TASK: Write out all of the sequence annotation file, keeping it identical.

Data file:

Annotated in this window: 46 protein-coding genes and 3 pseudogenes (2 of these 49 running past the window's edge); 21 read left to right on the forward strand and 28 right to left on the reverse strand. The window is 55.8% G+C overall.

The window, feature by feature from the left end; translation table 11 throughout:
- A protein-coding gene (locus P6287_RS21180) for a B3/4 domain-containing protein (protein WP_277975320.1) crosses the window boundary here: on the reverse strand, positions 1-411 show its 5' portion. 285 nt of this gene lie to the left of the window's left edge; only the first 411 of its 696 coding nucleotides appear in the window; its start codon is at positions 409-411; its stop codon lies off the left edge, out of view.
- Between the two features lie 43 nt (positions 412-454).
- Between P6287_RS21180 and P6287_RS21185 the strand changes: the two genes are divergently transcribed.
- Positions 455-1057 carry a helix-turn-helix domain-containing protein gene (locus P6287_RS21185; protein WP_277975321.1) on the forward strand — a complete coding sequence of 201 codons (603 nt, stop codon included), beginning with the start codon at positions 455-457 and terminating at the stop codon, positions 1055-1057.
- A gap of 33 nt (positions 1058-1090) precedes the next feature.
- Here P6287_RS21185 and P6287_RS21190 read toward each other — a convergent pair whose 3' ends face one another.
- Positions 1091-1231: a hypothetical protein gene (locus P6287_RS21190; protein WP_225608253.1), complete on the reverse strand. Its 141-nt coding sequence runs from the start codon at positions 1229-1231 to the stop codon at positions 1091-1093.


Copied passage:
Annotated in this window: 46 protein-coding genes and 3 pseudogenes (2 of these 49 running past the window's edge); 21 read left to right on the forward strand and 28 right to left on the reverse strand. The window is 55.8% G+C overall.

The window, feature by feature from the left end; translation table 11 throughout:
- A protein-coding gene (locus P6287_RS21180) for a B3/4 domain-containing protein (protein WP_277975320.1) crosses the window boundary here: on the reverse strand, positions 1-411 show its 5' portion. 285 nt of this gene lie to the left of the window's left edge; only the first 411 of its 696 coding nucleotides appear in the window; its start codon is at positions 409-411; its stop codon lies off the left edge, out of view.
- Between the two features lie 43 nt (positions 412-454).
- Between P6287_RS21180 and P6287_RS21185 the strand changes: the two genes are divergently transcribed.
- Positions 455-1057 carry a helix-turn-helix domain-containing protein gene (locus P6287_RS21185; protein WP_277975321.1) on the forward strand — a complete coding sequence of 201 codons (603 nt, stop codon included), beginning with the start codon at positions 455-457 and terminating at the stop codon, positions 1055-1057.
- A gap of 33 nt (positions 1058-1090) precedes the next feature.
- Here P6287_RS21185 and P6287_RS21190 read toward each other — a convergent pair whose 3' ends face one another.
- Positions 1091-1231: a hypothetical protein gene (locus P6287_RS21190; protein WP_225608253.1), complete on the reverse strand. Its 141-nt coding sequence runs from the start codon at positions 1229-1231 to the stop codon at positions 1091-1093.